Suhrob Kasymov proposed [ru] that the athlete's success is another indication of the crucial role that women play in Tajik society:

Опять женщины тянут всю страну за собой. Вновь таджикские женщины делают все за таджикских мужчин, даже медали теперь выигрывают за  таджикских мужчин…

Once again, women are at the forefront of the country's [development]. Once again, Tajik women rather than Tajik men are doing everything; they rather than Tajik men are now winning medals…

Muhayyo Nuriddinova wrote [ru] optimistically:

Надеюсь Чориева станет стимулом для других таджичек и ряд чемпионок пополнится в ближайшем будущем. Не важно, победит или нет, она уже нарушила стереотип нашего общества, оказывается таджички способны на многое…

I hope Chorieva will become a motivation for other Tajik girls and women, and we will have more female champions in future. It doesn't matter whether she wins or loses, [for] she has already broken a social stereotype. [She has shown] that Tajik girls and women can achieve a lot…

Blogger Harsavor explains [ru] why Chorieva's medal means so much for Tajikistan:

Mедаль Мавзуны особенная именно потому, что ее принесла нашей стране девушка. Да, в Таджикистане со спортом серьезные проблемы, но в женском спорте вообще давно пора кричать “караул”. Стереотипы, культурные ограничения и традиции являются все более серьезным барьером на пути развития женского спорта в стране… Соответсвенно, олимпийский успех Мавзуны способен разрушить имеющиеся в нашем обществе стереотипы относительно занятия девушек спортом, а также послужить отличным примером для остальных девушек, которые хотят заниматься спортом вопреки превалирующему общественному мнению.

Mavzuna's medal is so special because it was claimed for our country by a girl. Yes, Tajikistan has serious problems when it comes to sports in general, but women's sports finds itself [in a particularly dire situation]. Stereotypes, cultural limitations, and traditions all serve as serious obstacles to the development of women's sports in the country… Thus, Mavzuna's Olympic success might break social stereotypes concerning women's engagement in sports and serve as a great example for other girls who want to go in for sports despite the prevailing public attitudes.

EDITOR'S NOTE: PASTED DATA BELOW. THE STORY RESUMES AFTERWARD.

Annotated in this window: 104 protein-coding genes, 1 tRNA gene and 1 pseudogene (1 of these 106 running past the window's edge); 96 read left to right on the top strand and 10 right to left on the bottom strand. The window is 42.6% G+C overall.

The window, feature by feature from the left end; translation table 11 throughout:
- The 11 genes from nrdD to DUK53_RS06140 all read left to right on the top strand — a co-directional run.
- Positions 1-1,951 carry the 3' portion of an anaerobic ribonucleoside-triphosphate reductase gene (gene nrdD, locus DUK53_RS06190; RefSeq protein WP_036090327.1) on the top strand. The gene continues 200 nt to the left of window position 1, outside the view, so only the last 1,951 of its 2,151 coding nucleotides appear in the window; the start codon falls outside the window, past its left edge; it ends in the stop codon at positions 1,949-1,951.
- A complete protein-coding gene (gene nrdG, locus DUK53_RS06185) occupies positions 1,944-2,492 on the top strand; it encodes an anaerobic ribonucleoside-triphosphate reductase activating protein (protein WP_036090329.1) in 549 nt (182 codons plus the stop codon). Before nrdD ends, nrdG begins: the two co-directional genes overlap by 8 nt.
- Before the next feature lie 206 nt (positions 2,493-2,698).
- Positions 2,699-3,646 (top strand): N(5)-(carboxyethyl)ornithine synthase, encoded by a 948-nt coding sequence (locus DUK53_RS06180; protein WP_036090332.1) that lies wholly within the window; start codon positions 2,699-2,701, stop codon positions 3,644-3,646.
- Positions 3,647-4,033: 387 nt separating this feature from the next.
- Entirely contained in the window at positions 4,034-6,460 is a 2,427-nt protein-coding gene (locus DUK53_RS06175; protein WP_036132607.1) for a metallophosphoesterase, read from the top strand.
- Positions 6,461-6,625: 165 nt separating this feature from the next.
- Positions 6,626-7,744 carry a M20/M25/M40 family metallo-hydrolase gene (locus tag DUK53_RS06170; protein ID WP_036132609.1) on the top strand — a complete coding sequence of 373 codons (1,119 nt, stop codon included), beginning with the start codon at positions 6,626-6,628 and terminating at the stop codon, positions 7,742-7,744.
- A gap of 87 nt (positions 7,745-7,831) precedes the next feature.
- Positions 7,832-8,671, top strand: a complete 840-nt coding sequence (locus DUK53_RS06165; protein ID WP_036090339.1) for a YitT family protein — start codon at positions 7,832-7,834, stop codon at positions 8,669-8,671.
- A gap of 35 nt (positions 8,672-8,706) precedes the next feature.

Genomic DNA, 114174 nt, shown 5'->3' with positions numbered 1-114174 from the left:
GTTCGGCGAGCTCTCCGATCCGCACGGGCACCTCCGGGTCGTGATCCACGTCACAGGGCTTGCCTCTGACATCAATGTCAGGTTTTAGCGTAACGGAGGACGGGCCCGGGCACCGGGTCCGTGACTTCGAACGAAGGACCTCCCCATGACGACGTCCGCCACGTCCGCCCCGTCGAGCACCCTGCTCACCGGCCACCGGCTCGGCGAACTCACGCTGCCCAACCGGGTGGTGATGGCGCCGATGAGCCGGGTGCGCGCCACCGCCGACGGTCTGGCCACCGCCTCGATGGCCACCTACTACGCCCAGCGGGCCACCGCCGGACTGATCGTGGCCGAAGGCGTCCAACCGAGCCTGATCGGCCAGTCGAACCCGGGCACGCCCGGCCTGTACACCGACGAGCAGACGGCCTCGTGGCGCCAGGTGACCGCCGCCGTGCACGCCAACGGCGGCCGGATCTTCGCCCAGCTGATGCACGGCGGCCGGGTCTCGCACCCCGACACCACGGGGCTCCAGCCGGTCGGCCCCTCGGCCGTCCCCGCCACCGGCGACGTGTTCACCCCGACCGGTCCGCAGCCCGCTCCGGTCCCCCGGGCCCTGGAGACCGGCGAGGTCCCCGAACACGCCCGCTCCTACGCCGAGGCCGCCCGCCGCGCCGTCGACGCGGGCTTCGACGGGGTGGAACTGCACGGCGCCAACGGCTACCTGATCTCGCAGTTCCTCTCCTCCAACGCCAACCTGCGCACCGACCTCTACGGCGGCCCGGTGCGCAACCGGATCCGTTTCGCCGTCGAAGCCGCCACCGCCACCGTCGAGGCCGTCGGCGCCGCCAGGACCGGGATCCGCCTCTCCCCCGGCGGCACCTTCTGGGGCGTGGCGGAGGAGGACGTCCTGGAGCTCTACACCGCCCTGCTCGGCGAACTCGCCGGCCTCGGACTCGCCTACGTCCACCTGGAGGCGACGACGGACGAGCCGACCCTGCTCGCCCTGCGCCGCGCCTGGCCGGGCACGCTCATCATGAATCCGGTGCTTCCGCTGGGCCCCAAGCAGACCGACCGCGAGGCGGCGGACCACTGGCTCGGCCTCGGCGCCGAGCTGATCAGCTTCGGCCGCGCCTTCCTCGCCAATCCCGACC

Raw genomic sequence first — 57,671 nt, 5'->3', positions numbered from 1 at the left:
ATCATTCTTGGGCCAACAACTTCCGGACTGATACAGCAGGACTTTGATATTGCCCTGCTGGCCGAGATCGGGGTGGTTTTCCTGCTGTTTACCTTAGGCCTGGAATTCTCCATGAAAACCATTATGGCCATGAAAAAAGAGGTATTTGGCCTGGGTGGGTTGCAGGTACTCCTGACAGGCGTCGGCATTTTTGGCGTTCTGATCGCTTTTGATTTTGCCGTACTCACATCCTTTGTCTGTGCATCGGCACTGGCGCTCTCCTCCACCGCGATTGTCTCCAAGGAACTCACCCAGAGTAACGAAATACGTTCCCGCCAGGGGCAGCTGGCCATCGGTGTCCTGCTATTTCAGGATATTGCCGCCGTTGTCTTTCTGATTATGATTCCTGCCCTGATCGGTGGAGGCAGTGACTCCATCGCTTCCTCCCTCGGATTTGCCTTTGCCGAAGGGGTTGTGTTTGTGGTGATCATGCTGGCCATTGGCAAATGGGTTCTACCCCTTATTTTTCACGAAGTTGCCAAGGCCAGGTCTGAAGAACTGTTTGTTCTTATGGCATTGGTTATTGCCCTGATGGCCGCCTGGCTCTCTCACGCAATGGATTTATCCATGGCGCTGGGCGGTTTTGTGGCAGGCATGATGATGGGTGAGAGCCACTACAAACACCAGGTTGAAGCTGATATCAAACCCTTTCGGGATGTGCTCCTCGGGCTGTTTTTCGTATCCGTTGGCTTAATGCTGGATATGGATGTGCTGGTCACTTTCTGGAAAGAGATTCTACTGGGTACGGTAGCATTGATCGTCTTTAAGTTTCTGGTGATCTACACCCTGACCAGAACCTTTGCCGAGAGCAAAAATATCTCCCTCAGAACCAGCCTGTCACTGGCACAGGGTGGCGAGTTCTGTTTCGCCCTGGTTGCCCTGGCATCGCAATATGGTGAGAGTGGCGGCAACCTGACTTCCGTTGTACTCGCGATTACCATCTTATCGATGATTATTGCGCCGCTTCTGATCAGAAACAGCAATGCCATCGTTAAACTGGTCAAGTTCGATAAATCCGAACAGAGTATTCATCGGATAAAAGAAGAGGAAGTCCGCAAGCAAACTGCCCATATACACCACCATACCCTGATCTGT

However, some netizens believe that it doesn't actually matter that Tajikistan's Olympic medal was won by a girl. For example, Olesya Alena Pashchenko wrote [ru] on Facebook:

Главное, что спорт в стране возрождается. И неважно, кто- мужчина или женщина принес Первую Олимпийскую медаль в копилку Таджикистана. Главное – гимн прозвучал на всех континентах и о моей Родине миллионы людей будут знать теперь как о государстве, в котором есть ТАКИЕ спортсмены!..

The most important thing is that sports is being revived in the country. It doesn't matter who brought Tajikistan its first Olympic medal [in London] – man or woman. What matters is that our national anthem was heard on all continents, and millions of people will now know my Fatherland as a country which has SUCH athletes!..

Debating women's role

Yet, not everyone agrees that the patriarchal society should give in and allow females to compete in combat sports and martial arts. For instance, Rustam Khotamov left [ru] the following comment on the Asia-Plus news website:

Она же таджичка, мусульманка! Ей бы замуж выйти и детей растить, а не прыгать по рингу как обезьяна и драться с другими женщинами. Позор! Как ее родители только позволили ей заняться боксом?

But she is a Tajik, a Muslim! She'd better get married and raise children rather than jumping in the boxing ring like a monkey and fighting other women. Shame! How could her parents let her go in for boxing?

The comment was quickly disapproved of, with several users criticizing Khotamov for being “backward” and “short-sighted”. This demonstrates that younger, well-educated, and urban-based Tajiks – the group that has Internet access and reads news online – are probably less prejudiced about women's engagement in sports and their social role in general than their older, less educated, and rural-based compatriots.

Overall, the reaction of Internet users in Tajikistan to Chorieva's Olympic bronze has been one of jubilation. Perhaps, the following comment [tj] left on Facebook by Daler Fayzov, best summarizes the Tajikistanis’ view of the female boxer's achievement:

Медали биринчии ту барои мо тилло,тиллоят бриллиант,новобаста аз ин хама,ту аллакай кахрамони,Мавзуна!

Your bronze medal is gold for us, and your gold is diamond. [I]rrespective of everything, you are already a champion, Mavzuna!

This post is part of our special coverage London 2012 Olympics.